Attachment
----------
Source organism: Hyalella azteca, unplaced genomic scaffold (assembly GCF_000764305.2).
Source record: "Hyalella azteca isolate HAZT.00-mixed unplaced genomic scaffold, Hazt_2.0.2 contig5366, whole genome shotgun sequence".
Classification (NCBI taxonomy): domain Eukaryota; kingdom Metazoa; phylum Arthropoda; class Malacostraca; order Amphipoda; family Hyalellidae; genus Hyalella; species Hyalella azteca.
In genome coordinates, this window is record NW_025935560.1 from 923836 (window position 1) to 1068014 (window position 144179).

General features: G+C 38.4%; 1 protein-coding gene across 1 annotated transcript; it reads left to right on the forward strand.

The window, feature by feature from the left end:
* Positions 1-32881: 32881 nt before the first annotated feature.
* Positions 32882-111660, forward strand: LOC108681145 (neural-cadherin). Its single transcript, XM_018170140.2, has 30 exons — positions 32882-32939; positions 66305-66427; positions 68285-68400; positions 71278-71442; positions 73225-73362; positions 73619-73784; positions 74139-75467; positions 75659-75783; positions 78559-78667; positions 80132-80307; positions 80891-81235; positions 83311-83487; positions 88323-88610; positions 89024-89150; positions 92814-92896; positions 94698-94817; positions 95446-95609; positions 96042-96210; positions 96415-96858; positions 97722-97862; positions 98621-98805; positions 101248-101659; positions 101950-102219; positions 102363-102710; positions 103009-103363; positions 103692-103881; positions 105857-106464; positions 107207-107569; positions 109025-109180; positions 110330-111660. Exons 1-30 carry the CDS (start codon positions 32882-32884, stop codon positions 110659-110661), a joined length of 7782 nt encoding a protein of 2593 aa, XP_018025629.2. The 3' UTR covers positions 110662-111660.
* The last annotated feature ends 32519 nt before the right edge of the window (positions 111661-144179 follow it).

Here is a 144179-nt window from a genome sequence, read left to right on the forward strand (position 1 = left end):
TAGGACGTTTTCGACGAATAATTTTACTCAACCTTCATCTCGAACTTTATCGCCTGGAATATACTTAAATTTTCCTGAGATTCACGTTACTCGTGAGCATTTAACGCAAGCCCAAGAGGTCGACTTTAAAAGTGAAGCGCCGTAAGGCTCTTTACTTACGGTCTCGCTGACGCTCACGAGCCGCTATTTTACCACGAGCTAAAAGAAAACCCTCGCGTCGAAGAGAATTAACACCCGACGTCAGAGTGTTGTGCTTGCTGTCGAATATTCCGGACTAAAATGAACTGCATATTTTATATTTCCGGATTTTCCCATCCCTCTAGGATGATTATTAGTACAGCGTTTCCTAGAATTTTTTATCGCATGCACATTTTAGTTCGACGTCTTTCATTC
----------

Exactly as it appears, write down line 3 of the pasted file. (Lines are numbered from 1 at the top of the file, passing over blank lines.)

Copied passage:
Classification (NCBI taxonomy): domain Eukaryota; kingdom Metazoa; phylum Arthropoda; class Malacostraca; order Amphipoda; family Hyalellidae; genus Hyalella; species Hyalella azteca.